Lexham Geographic Commentary on Acts through Revelation

I was unaware of the existence of this book (and of the series of 4 other volumes with which it serves as part) until it arrived for review.  So I thank Lexham for sending it along, doubtless knowing of my great interest in such things.

My review will post tomorrow.  Stay tuned.

The Lexham Geographic Commentary on Acts through Revelation delivers fresh insight by drawing attention to the geographical setting for the spread of Christianity in the first century AD. Geography is a central concern in Acts, but the full significance of its geographical context is easily overlooked without a familiarity with the places, the types of transportation, the relative distances, and the travel conditions around the Mediterranean in the first century AD. Luke’s account mentions places from all over the known world, and Paul’s missionary travels covered an estimated 15,000 miles by land and sea.

Jesus’ words in Acts 1:8 literally map the future travels of the Apostles and provide the structure for the rest of the book: The Apostles will take the gospel from Jerusalem (1:1–8:3) to Samaria and Judea (8:4–40, 9:32–11:18), and finally throughout the Roman world and beyond (13:21–28:31). Geography also provides a new depth of insight into John’s letters to the seven churches in Rev 1–3. Their locations along key Roman mail routes suggest the letters may make up a single composite message to be received in stages as the letters are passed along from one church to the other. The references in Acts and Rev 1–3 cover the full geographical context for the first century Church since some of the cities Paul visits in Acts are later the locations of churches that receive his letters such as Ephesus (Acts 19; Eph 1:11 Tim 1:3). The Lexham Geographic Commentary gives you insight into the importance of all of these locations—both culturally and spatially—and provides a deeper understanding of the spread of early Christianity.

The title of the volume is a bit misleading, as this is not, in fact, a geographic commentary on Acts through Revelation.  It is a commentary on fragments and select passages from Acts through Revelation.  The first ten chapters cover only select passages in Acts (by a variety of scholars) and it isn’t until the eleventh chapter that snippets from Acts, 2 Cor, Hebrews, I Peter, and Revelation are included.

Snippets from Acts predominate.  Indeed, it isn’t until chapter 42 that Acts is left behind and we move to Philippians.  Then Colossians appears, 1 Thess, Philemon, 1 Peter, and then Revelation (through the letters to the Seven Churches only).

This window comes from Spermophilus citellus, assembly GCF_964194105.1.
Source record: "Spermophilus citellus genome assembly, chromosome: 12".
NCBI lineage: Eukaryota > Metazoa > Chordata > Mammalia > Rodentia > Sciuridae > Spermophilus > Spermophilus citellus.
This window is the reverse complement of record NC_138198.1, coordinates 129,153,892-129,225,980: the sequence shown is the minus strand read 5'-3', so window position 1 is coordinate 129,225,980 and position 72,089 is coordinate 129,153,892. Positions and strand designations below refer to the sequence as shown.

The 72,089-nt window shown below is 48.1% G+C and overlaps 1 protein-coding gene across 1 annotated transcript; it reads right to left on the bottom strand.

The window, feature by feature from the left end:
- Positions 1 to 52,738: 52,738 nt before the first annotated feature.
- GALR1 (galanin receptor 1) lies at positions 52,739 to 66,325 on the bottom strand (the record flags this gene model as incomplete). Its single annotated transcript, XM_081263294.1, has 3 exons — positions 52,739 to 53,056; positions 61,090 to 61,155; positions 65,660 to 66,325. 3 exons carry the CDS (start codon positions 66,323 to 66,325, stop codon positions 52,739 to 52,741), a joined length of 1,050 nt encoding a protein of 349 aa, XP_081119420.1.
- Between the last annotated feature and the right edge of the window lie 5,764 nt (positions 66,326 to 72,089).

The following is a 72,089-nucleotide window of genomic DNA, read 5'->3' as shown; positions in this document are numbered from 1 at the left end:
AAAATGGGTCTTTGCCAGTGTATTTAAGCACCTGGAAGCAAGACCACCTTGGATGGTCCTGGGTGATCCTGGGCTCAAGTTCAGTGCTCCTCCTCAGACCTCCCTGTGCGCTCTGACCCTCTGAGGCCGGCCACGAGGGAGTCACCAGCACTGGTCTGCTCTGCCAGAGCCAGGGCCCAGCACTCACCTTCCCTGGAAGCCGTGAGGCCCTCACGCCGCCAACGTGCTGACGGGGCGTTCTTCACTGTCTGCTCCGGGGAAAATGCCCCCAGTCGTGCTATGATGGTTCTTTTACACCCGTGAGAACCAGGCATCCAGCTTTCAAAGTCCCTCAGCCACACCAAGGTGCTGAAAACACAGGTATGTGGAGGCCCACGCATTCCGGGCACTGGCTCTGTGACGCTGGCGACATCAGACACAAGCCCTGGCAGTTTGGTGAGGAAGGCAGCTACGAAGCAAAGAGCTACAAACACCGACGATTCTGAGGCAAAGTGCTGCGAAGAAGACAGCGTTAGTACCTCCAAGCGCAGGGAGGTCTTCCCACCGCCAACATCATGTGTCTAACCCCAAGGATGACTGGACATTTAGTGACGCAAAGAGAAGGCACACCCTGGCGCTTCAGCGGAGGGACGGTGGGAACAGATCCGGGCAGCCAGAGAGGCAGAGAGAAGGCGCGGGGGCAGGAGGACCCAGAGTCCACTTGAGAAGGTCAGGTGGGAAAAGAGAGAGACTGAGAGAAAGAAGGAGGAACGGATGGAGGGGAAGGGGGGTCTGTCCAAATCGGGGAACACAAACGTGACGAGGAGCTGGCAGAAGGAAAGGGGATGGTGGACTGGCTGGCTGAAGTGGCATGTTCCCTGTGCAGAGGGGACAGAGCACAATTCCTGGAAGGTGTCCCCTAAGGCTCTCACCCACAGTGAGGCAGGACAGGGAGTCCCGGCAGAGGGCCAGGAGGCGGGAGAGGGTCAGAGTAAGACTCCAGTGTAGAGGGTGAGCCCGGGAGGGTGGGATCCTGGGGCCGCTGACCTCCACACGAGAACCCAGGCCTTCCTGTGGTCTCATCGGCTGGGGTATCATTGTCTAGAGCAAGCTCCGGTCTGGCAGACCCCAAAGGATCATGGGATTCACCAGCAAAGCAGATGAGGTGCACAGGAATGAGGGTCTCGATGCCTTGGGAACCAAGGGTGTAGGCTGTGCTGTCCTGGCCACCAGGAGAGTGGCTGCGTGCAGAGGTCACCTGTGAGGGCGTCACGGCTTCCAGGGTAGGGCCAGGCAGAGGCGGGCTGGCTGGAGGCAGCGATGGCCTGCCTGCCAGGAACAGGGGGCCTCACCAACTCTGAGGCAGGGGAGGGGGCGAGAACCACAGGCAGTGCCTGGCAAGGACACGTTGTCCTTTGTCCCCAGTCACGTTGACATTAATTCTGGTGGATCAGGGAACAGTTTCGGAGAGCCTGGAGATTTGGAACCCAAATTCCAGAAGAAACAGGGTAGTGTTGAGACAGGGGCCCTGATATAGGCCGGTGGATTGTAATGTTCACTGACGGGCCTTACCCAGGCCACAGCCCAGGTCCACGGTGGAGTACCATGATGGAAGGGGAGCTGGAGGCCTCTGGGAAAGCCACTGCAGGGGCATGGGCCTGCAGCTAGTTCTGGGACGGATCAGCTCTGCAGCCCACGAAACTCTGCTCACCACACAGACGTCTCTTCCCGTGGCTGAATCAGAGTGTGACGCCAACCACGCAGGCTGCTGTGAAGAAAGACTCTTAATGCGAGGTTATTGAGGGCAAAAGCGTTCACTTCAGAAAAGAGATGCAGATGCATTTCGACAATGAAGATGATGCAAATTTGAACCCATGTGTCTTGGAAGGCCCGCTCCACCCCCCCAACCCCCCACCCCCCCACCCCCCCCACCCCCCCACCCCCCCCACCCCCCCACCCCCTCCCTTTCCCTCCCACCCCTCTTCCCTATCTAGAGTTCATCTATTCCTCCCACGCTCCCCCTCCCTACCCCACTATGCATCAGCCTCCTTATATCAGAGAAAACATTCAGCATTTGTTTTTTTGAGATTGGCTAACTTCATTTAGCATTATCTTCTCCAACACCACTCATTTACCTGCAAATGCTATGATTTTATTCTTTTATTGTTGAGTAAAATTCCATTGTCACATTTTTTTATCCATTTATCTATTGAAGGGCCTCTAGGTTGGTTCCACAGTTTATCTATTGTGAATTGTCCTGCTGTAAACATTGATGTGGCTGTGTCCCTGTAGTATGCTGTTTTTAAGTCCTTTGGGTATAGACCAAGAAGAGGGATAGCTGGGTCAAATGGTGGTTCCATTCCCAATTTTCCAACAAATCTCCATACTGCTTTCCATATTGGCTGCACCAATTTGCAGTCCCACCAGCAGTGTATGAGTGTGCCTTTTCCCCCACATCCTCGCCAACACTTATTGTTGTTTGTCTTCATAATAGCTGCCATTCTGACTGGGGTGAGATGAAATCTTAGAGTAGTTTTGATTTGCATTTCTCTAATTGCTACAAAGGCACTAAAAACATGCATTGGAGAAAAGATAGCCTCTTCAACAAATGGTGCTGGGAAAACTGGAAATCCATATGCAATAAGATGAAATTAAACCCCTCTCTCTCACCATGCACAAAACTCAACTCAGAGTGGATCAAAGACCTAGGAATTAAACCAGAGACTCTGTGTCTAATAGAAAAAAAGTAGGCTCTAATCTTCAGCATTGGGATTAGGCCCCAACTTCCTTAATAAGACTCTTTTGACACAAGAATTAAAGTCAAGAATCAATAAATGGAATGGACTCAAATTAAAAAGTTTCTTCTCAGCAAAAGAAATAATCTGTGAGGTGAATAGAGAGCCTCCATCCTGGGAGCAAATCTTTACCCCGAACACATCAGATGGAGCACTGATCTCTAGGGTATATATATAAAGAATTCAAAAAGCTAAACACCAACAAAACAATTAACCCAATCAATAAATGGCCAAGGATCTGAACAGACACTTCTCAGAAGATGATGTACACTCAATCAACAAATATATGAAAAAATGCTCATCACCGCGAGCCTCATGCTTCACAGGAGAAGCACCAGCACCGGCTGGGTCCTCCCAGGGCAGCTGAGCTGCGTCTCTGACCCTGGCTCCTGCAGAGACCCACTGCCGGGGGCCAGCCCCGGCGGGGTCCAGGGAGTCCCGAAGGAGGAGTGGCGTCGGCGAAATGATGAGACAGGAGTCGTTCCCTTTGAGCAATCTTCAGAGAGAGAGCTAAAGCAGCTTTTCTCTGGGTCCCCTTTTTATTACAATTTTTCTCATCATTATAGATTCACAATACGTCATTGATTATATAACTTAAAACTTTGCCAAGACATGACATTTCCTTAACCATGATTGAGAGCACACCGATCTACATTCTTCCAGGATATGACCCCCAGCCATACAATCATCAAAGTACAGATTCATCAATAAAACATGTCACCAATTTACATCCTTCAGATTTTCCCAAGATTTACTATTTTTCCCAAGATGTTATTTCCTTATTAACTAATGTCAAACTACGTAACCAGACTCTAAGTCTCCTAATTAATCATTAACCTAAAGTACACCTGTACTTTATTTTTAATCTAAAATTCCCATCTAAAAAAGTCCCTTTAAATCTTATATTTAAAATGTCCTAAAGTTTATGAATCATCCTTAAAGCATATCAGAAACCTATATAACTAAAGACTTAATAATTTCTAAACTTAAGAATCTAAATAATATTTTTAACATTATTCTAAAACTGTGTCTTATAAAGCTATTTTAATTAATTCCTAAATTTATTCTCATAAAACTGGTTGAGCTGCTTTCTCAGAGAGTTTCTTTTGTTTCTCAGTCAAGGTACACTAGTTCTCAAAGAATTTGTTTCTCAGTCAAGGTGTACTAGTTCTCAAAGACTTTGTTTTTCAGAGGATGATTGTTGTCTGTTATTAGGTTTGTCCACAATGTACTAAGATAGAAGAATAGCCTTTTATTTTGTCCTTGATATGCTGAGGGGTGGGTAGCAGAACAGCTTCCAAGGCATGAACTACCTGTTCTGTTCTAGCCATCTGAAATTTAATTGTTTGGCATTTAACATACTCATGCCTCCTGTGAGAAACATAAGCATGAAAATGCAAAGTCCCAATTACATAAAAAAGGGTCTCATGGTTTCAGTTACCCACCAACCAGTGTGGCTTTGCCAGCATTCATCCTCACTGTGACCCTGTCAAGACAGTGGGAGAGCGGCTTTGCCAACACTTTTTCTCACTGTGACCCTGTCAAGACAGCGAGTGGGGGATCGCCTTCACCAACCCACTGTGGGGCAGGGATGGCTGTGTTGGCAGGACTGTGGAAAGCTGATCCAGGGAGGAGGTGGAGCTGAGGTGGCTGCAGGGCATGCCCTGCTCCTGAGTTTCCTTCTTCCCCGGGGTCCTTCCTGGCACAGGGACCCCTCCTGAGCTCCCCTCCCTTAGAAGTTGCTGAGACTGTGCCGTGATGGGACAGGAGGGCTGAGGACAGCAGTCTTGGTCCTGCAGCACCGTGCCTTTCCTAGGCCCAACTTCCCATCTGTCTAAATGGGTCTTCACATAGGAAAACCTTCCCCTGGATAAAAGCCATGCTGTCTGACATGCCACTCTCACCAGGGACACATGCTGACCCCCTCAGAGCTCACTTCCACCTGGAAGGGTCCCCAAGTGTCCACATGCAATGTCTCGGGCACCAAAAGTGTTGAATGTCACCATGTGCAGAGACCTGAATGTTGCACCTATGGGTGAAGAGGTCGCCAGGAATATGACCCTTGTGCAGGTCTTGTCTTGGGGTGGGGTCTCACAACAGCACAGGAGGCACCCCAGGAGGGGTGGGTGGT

Poor James and Jude are evidently geographically empty.

Mind you, there are lots of maps, charts, graphs and other useful illustrative material along with a subject index, a Scripture index, image source listing, and brief bios of all the contributors.

If they had titled the volume ‘Lexham Geographic Handbook on Acts Through Revelation’ it would be a virtually perfect volume.  But as they didn’t, and instead called it a commentary (which it is not), I have to quibble.

A commentary is a particular genre which prospective readers understand to be a volume or volumes which takes the text as it unfolds and explains it.  Commentaries don’t hop and skip and jump from hither to yon frenetically.  They are organized canonically.  And this book is not.

Further, there are places where the content itself is a bit troubling (or questionable) from a biblical studies point of view.  In chapter 35 Eckhard Schnabel opines that there is sufficient evidence to suggest that Paul was released from Roman imprisonment and made his way to Spain to carry out missionary work there.

Schnabel argues his case not on the scriptural evidence, since there is none, but on late secondary sources (which, as we all know, are seriously questionable as accurate historical sources).

After citing his secondary materials Schnabel writes

Many scholars accept these two passages as historical evidence that Paul was released from his (first) imprisonment in Rome, which allowed him to go to Spain.

Many more, however, do not.  Further on

It is a plausible assumption that Paul preached in Tarraco, but there were other cities that would have been plausible sites for missionary work…

Like Madrid or London I suppose.  Or Paris…  The point being that plausible assumptions are not the stuff of scholarship.  They are the stuff of fantasy.  The truth is, we simply have no reason to suggest that Paul made it to Spain.  The evidence is lacking.  He may have, but the best we can do is say ‘we don’t know that he did and we have no useful facts to say otherwise’.  As I remind students fairly often, ‘absence of evidence is evidence of nothing.’

It’s not all bad, however.  There are some genuinely excellent chapters.  Chapter 43, by Alan Cadwallader on Colossae is fantastically written and thoroughly unobjectionable.  And chapter 53 by Cyndi Parker on Laodicea is also exceptionally done.  The bibliographies are very good and, again, the maps are just fantastic.  Indeed, the maps alone are reason to obtain the volume.  Readers need merely be careful with the content because it is extremely conservative at points and thus not very useful (for academic purposes).

At the end of the day I would suggest you obtain a copy of this volume.  It’s worth having, even if it doesn’t live up to its title and its contents are dicey from time to time.